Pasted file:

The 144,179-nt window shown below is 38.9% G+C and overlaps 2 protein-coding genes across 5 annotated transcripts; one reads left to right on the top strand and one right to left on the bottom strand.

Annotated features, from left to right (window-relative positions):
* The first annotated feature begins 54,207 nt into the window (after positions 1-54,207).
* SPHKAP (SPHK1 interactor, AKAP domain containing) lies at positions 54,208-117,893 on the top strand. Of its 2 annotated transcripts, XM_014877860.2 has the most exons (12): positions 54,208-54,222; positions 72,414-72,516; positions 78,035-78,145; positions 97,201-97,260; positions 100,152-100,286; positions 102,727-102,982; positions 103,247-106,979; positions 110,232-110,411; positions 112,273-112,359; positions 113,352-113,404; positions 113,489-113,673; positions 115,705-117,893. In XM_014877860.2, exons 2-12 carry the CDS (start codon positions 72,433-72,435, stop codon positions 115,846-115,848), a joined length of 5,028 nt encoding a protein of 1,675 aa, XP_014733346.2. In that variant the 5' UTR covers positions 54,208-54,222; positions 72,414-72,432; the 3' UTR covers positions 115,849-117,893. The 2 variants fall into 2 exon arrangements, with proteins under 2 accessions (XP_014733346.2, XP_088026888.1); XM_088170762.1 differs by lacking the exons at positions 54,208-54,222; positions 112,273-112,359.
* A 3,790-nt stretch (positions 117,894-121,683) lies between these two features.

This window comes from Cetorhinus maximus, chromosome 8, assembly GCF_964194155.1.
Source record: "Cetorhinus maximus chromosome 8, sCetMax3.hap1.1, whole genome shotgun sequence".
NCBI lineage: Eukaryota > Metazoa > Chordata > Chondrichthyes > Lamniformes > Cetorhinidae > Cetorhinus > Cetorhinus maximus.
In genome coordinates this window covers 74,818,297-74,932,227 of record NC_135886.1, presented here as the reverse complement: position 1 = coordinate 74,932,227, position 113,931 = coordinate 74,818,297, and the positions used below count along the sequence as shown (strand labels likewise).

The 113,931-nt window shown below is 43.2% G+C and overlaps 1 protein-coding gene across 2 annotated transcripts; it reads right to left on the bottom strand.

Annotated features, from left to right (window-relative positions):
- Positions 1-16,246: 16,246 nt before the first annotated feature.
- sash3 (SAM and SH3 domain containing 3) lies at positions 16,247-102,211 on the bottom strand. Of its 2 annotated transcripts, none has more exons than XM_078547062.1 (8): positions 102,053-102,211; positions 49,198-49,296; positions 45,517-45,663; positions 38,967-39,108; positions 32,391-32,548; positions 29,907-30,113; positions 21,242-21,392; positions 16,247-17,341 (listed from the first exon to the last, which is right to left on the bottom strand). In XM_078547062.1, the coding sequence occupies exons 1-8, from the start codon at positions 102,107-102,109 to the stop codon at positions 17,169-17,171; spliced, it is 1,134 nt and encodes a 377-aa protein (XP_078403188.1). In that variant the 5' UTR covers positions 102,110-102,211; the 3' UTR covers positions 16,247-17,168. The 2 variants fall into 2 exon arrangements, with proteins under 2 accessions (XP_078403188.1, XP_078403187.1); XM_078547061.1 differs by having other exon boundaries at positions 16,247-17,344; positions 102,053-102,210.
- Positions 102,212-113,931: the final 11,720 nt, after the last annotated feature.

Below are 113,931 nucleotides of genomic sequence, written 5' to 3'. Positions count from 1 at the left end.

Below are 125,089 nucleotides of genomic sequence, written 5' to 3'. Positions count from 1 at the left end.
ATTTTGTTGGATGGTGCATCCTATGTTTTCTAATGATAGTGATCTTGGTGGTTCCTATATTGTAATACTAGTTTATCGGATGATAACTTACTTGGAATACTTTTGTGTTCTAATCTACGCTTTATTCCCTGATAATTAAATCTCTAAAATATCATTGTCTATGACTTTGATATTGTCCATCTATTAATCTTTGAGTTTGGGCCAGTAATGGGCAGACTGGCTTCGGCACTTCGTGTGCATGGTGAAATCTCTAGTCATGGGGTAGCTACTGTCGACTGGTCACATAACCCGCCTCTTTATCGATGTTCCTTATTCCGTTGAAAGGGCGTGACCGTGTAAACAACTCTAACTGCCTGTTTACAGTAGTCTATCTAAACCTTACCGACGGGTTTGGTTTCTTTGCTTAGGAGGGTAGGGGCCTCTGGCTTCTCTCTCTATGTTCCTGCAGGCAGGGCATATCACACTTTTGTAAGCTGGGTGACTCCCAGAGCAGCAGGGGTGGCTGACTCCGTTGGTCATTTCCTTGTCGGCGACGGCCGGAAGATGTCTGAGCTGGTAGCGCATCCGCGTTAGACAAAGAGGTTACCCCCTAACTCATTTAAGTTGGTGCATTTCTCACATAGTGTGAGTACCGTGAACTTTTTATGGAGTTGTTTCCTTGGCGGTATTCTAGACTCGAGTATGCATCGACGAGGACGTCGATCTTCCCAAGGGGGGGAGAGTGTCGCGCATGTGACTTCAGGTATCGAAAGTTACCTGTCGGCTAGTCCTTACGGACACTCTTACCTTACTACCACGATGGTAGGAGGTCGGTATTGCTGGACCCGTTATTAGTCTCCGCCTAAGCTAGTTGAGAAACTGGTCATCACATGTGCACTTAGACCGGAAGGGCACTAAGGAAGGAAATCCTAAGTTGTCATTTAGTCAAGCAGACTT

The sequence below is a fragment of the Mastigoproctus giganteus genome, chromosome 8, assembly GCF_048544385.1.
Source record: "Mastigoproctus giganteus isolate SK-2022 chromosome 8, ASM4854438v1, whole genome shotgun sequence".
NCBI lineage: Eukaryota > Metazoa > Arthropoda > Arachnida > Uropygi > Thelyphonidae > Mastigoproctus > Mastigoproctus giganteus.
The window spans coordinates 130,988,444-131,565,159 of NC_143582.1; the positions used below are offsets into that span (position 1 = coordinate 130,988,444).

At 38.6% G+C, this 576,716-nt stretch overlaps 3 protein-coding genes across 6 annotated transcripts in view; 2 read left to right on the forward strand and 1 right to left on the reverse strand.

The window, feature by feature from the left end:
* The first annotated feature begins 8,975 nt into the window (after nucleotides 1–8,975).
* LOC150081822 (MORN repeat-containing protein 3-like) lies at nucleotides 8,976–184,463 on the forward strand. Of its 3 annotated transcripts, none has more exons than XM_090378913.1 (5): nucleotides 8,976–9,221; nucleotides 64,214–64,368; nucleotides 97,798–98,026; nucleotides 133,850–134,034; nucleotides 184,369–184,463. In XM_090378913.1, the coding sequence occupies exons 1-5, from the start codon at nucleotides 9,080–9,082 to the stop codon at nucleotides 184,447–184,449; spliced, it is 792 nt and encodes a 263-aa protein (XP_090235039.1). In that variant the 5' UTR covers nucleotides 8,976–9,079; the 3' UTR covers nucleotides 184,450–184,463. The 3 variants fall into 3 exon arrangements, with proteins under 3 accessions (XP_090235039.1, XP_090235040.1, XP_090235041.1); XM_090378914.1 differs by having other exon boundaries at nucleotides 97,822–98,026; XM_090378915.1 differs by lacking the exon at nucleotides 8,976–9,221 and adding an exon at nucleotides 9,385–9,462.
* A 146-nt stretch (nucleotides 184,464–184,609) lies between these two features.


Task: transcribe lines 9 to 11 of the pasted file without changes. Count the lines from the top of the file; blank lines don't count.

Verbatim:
In genome coordinates this window covers 74,818,297-74,932,227 of record NC_135886.1, presented here as the reverse complement: position 1 = coordinate 74,932,227, position 113,931 = coordinate 74,818,297, and the positions used below count along the sequence as shown (strand labels likewise).

The 113,931-nt window shown below is 43.2% G+C and overlaps 1 protein-coding gene across 2 annotated transcripts; it reads right to left on the bottom strand.

Annotated features, from left to right (window-relative positions):